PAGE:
Flagyl should be applied under the attentive supervision of a doctor by anyone who has problems with a liver. Those who have a sensitivity or allergy to metronidazole should not take Flagyl.
Abandoning the drug before the infection is completely won can lead to serious consequences. A stronger type of bacteria may arise, or the infection may return and become more difficult to treat.
There is a number of side effects that Flagyl may cause. The most serious are seizures and prickling or numbness in the extremities (these are arms, legs, feet and hands). If you observe these symptoms, interrupt taking Flagyl and contact your doctor immediately.
As for other side effects, they may include painful contraction of abdominal muscles, diarrhea, nausea, headache, vomiting and loss of appetite. See the detailed information for a more full list.
Flagyl interacts in different ways with several drugs. Give the prescribing physician a detailed account of all drugs, nutritional supplements you are administering, in the first place the ones from the following list: Anticoagulants (for example Warfarin), Alcohol, Amprenavir, Barbiturate drugs for stimulating sleep or curing seizures (convulsions), Cimetidine, Disulfiram (Antabuse), Carbamazepine, Tacrolimus, Dofetilide, Lithium, Methadone, Phenytoin, Fluorouracil, Sirolimus.
Alcoholic drinks should not be imbibed until 72 hours (3 days) after the last portion of Flagyl is taken. Drinking alcohol while taking the drug could lead to abdominal cramps, headache, nausea, vomiting and flushing. The drug can also alter the taste of alcohol. Be careful in avoiding alcohol from unexpected sources, like nonprescription cough suppressants or cold medications (NyQuil, for example).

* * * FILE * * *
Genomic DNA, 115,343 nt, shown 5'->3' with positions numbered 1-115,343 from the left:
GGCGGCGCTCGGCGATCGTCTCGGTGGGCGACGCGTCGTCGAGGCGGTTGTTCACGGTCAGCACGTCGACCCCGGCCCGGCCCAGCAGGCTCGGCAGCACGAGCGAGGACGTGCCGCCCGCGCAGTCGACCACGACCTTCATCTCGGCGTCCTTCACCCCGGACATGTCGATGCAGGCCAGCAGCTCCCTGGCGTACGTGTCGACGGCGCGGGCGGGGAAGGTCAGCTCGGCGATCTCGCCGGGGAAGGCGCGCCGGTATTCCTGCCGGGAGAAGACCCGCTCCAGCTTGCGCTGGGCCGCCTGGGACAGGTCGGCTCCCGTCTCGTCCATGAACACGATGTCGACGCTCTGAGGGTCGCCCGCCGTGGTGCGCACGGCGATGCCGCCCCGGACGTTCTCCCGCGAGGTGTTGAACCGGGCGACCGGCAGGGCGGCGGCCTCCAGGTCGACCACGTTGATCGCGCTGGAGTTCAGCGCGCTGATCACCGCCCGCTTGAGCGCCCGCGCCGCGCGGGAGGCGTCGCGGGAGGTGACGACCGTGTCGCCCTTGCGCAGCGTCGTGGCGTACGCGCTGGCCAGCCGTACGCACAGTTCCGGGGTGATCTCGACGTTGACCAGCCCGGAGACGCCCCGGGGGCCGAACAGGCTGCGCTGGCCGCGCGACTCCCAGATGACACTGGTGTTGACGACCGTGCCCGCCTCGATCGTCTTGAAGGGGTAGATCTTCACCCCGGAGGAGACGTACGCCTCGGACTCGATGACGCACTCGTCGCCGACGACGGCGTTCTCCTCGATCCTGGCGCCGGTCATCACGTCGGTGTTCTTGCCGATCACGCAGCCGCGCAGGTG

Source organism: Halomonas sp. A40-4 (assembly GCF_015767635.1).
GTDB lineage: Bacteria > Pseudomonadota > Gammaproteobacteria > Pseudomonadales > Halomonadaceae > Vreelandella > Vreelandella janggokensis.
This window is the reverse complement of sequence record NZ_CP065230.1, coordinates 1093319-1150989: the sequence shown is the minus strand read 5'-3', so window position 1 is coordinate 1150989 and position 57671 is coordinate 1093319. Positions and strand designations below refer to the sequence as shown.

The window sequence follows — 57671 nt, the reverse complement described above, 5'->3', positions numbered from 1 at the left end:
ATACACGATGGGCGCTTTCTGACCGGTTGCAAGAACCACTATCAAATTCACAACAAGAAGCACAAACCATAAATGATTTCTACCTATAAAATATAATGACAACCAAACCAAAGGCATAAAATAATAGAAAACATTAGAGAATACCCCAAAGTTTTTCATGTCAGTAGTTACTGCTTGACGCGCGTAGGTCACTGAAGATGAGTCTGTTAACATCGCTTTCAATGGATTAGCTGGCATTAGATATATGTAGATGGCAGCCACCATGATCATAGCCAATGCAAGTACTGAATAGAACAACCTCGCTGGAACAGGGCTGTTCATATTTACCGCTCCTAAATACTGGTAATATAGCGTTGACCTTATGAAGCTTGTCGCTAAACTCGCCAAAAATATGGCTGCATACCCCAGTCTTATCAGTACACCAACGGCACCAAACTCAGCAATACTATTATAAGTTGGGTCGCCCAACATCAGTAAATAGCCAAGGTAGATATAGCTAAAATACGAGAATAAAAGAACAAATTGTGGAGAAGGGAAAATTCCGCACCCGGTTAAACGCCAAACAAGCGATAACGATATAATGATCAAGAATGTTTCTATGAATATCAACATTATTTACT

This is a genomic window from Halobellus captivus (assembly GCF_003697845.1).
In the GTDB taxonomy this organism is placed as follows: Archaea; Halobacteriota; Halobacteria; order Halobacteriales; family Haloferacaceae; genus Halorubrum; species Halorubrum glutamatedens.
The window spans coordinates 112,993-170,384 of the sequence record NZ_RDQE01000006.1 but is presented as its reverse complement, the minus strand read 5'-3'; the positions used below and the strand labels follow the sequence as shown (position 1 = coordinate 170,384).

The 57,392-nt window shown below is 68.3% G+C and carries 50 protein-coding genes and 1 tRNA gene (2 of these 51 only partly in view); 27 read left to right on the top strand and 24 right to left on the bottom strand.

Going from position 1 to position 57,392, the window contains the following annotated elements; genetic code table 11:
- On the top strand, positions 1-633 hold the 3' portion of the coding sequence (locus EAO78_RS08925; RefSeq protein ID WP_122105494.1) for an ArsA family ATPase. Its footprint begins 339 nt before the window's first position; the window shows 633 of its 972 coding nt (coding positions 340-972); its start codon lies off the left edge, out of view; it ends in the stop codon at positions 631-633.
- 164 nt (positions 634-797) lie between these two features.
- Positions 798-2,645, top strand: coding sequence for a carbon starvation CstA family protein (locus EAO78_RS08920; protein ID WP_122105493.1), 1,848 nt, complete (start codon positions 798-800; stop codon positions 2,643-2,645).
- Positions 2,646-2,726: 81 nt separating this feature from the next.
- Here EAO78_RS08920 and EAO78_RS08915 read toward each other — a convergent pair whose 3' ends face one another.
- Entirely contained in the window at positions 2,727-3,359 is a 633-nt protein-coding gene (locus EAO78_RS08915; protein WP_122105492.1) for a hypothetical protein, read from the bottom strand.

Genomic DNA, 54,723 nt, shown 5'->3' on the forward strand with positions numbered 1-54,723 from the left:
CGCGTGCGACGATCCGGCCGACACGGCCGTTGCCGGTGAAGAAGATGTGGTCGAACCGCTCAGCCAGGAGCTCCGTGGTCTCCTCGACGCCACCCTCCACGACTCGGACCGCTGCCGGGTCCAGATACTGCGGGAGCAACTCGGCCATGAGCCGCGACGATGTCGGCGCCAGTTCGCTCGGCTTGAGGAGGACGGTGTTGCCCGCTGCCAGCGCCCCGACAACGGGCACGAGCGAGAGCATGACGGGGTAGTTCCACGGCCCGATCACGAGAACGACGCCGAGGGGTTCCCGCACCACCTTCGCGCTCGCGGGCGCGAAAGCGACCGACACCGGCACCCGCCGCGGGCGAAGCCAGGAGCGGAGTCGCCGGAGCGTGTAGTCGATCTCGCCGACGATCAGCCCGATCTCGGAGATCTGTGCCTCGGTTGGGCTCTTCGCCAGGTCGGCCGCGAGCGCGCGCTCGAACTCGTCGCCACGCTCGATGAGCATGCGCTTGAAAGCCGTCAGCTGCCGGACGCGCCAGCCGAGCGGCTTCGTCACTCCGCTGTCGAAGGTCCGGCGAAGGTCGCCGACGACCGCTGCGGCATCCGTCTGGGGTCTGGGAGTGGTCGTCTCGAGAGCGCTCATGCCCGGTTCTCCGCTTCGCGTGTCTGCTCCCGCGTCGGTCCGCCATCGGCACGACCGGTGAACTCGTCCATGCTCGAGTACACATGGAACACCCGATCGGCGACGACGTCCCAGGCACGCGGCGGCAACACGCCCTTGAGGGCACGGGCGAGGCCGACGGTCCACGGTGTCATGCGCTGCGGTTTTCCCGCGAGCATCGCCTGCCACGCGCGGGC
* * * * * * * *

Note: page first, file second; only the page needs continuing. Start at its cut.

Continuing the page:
Pregnant women should avoid Flagyl in their first trimester.
The FDA has sorted out Flagyl as a “B” drug. The outcome that the drug has on an unborn child is not researched very well. Flagyl need only be applied in case of pregnancy if it is distinctly needed. Inform the doctor if you get pregnant in course of taking the medicine. For it does pass into breast milk and can affect a nursing infant. It is to be used with careful attention in nursing mothers.
Milk thistle (Silybum marianum) might protect the liver from the consequenses of medications that may harm it, that is such as Flagyl. It has not been researched in direct correlation with this drug, but it may be offered as a complementary therapy.
Antibiotics destroy bacteria in the organism. Many of them can’t separate what bacteria are “good” or “bad”. Hence some antibiotics may kill “good” bacteria in the colon along with the “bad,” what results in diarrhea. However, this medication doesn’t seem to cause “antibiotic-associated diarrhea” – on the contrary, it might be a treatment for it.